Instead of locking down everything, Linksys went the extra mile to ensure owners still had the option to install the firmware of their choice: “Newly sold Linksys WRT routers will store RF parameter data in a separate memory location in order to secure it from the firmware, the company says. That will allow users to keep loading open source firmware the same way they do now,” reports Ars Technica’s Josh Brodkin.
This is excellent news. Not only will it allow users to continue using their preferred firmware, it also sets a precedence for the industry. TP-Link, like many manufacturers, took the easy road. If every other manufacturer followed suit we’d be in a wash of shitty firmware (at least until bypasses for the firmware blocks were discovered). By saying it would still allow third-party firmware to be loaded on its devices, Linksys has maintained its value for many customers and may have convinced former users of other devices to buy its devices instead. Other manufacturers may find themselves having to follow Linksys’s path to prevent paying customers from going over to Linksys. By being a voice of reason, Linksys may end up saving Wi-Fi consumers from only having terrible firmware options.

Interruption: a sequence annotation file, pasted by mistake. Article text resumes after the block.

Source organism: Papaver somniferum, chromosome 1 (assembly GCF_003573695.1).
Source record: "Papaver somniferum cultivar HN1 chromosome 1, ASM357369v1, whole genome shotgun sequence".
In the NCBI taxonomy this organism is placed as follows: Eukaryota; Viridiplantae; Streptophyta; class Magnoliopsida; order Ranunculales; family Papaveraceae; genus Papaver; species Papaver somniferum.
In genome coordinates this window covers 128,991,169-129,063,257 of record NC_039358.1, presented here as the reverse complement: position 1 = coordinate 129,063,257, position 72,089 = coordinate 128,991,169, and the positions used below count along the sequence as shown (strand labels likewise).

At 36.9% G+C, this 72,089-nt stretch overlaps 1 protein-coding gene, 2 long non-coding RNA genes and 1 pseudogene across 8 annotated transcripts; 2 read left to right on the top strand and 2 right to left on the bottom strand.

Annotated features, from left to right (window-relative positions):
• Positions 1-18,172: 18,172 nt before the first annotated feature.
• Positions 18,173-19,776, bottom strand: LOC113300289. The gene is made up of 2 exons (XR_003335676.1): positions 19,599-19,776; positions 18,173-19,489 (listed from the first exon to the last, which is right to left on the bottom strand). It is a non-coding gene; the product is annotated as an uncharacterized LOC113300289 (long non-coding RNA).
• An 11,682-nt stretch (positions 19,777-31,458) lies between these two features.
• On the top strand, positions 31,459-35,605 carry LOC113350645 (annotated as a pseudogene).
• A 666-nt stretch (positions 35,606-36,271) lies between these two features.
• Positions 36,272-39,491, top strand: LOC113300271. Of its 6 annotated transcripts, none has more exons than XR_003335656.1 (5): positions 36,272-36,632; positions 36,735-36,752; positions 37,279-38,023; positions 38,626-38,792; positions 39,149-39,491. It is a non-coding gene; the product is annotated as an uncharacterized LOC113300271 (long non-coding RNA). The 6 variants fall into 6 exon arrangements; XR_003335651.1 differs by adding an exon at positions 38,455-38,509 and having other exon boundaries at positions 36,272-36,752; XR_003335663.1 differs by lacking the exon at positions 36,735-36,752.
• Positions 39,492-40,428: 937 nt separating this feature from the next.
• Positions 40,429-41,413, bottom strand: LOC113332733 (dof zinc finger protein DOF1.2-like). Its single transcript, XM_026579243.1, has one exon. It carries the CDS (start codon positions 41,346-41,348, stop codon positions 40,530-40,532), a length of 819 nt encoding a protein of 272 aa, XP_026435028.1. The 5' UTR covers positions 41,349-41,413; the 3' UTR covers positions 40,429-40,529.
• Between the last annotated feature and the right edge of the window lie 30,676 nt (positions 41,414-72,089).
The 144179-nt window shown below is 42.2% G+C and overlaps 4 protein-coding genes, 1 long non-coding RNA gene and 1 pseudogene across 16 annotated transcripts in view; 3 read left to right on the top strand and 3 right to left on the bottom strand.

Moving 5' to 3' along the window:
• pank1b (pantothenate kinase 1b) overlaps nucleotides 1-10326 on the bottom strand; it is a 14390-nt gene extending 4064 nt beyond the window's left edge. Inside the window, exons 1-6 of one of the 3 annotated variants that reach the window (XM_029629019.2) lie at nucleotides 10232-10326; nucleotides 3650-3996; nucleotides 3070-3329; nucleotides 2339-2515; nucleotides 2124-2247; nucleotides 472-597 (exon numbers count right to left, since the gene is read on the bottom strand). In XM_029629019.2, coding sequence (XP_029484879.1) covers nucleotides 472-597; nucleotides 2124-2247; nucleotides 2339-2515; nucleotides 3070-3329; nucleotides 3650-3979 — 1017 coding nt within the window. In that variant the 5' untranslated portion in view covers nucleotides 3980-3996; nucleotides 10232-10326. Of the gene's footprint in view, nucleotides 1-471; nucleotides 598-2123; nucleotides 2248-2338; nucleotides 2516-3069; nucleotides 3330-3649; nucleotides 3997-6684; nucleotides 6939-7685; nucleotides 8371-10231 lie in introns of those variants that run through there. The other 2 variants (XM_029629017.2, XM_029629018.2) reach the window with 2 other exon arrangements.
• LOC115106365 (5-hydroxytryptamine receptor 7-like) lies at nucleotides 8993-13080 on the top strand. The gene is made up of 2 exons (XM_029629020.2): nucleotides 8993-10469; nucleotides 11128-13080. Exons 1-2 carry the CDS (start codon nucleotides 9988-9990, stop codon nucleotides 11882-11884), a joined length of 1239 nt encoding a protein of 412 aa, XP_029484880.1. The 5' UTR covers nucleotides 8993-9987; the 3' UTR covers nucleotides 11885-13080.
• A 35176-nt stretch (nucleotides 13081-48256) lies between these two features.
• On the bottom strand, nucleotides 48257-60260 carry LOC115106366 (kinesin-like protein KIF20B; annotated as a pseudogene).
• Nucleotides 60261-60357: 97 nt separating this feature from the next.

The Transportation Security Administration (TSA) has been receiving a lot of well deserved flak in recent months. Security theater lines have been growing and now the TSA recommends air travelers show up two hours early to ensure they get through. It reminds me of the Department of Motor Vehicles (DMV). When wait times increase the agency doesn’t hire more staff or make its processes more efficient, it demands people take more time out of their day. This shouldn’t surprise anybody though. Nobody has the option of using a competitor to the TSA, DMV, or any other government agency so the agencies have no motivation to improve their service.